At 36, Sebastian Herkner is one of the youngest designers on AVENUE ROAD's roster. He’s also an obvious choice for the fast-growing company, given his talent for combining cutting-edge technique with traditional craftsmanship.
“My work is about curiosity, openness, communication. It’s so interesting to spend time with artisans from other cultures"
Herkner hails from Offenbach, Germany, an industrial city turned tech hub on the outskirts of Frankfurt. (He affectionately calls it “the Brooklyn of Frankfurt.”) It is here that he earned his degree at the Offenbach University of Art and Design, opened his own studio in 2006, and has since garnered international recognition, including the 2011 German Design Award for Best Newcomer and the Red Dot Design Award for his Bell table—a sculptural yet functional accent table, manufactured by ClassiCon and made of tinted, hand-blown glass that elegantly morphs into a solid brass top. That these two materials appear to merge seamlessly and without effort is what caught Stephan Weishaupt’s attention: “The Bell table was the starting point."
Bell Tables & Bell Lights by Sebastian Herkner
Pas Tiles for KAUFMAN by Sebastian Herkner
ODA lamps by Sebastian Herkner
“The purpose of design is not just to do nice things. We are just as responsible for societal behavior as anyone else. Design sets our parameters for life"
Soon after they met, Weishaupt invited Herkner to Toronto to check out Avenue Road’s showroom, which presents a sophisticated mix of European and American style. Merging cultural contexts is one of Avenue Road’s strong suits—a skill that attracted Herkner to the company, and one that he’s now beginning to master himself.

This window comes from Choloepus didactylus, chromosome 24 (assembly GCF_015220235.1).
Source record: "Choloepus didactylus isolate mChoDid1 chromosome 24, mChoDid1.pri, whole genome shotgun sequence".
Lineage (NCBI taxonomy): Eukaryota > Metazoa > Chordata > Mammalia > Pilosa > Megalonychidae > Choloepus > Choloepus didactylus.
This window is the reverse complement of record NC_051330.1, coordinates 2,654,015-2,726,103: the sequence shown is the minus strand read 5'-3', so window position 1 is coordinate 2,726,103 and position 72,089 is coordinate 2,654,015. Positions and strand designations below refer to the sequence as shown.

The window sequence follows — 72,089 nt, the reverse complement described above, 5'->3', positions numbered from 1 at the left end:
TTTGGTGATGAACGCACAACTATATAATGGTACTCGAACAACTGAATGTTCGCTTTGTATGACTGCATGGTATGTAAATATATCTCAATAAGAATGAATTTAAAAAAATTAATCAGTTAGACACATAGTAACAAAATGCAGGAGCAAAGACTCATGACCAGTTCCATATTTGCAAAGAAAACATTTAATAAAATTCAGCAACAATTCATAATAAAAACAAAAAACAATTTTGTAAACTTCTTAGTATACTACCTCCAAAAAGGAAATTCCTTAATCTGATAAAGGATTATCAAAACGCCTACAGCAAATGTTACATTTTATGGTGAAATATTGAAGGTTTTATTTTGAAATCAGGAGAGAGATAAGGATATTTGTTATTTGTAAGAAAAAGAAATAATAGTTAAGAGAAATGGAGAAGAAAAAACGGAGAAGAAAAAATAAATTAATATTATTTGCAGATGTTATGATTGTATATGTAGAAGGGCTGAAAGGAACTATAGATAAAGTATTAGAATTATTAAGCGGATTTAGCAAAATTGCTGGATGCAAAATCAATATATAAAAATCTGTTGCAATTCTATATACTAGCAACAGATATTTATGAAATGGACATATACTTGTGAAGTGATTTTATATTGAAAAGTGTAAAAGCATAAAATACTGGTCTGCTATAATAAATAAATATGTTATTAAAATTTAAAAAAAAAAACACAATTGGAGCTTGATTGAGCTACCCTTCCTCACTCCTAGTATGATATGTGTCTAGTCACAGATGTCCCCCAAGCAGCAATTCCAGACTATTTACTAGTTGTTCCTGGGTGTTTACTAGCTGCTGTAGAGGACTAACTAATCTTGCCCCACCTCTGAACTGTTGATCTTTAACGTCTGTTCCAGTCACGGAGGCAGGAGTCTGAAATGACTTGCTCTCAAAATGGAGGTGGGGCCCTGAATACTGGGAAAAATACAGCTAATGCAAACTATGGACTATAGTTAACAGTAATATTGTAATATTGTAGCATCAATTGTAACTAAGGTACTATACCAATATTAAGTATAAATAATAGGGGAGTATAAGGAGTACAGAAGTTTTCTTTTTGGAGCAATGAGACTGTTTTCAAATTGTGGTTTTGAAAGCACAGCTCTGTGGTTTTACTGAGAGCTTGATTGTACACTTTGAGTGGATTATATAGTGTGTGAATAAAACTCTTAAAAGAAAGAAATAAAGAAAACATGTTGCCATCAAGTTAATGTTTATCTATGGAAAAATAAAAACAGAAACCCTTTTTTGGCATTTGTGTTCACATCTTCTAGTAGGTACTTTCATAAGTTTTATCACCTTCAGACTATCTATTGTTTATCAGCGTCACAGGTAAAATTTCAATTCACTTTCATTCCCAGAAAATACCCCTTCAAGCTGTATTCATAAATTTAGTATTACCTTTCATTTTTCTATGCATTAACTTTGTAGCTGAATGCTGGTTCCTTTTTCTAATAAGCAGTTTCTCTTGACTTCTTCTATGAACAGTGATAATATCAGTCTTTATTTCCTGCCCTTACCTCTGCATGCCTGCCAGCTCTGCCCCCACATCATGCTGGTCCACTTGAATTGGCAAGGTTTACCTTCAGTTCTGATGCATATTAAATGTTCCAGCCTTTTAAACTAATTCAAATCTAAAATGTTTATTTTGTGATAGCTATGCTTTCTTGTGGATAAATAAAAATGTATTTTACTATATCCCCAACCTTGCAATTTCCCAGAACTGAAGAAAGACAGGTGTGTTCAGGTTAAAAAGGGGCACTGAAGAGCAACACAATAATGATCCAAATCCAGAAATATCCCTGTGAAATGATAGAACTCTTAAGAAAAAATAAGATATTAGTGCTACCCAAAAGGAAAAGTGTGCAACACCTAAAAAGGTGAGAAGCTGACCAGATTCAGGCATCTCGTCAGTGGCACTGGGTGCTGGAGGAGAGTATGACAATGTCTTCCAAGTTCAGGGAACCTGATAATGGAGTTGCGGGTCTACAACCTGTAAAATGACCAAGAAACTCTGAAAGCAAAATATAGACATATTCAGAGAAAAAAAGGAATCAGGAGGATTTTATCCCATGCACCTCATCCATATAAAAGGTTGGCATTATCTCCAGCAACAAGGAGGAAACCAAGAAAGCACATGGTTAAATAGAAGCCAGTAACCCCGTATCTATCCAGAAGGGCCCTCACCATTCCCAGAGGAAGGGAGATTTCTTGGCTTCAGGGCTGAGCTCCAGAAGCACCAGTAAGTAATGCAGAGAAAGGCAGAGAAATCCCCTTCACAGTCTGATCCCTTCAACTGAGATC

“My work is about curiosity, openness, communication. It’s so interesting to spend time with artisans from other cultures,” Herkner says. Encouraged by Avenue Road to travel for design, Herkner is currently developing new collections in Bogotá, Colombia, following recent trips to Zimbabwe and rural Japan. Much like Weishaupt, Herkner travels the world mindfully—seeking new sources of inspiration in objects that are personal and distinctive, rather than trendy or common. Herkner also believes that timelessness is a tenet of good design, and has felt validated in recent years at fairs such as Salone del Mobile in Milan and Maison&Objet in Paris, which represent the top of today’s market. Here, his contemporaries are using brass, marble, and hand-carved woods to reimagine traditional furniture typologies: the classic room divider screen, luxurious chaise lounges. Little is plastic, and almost everything lasts decades. “Nowadays, so much of our industry is reduced to appliances. But we really crave tactile permanence,” he says. “The purpose of design is not just to do nice things. We are just as responsible for societal behavior as anyone else. Design sets our parameters for life."
Words by Jennifer Parker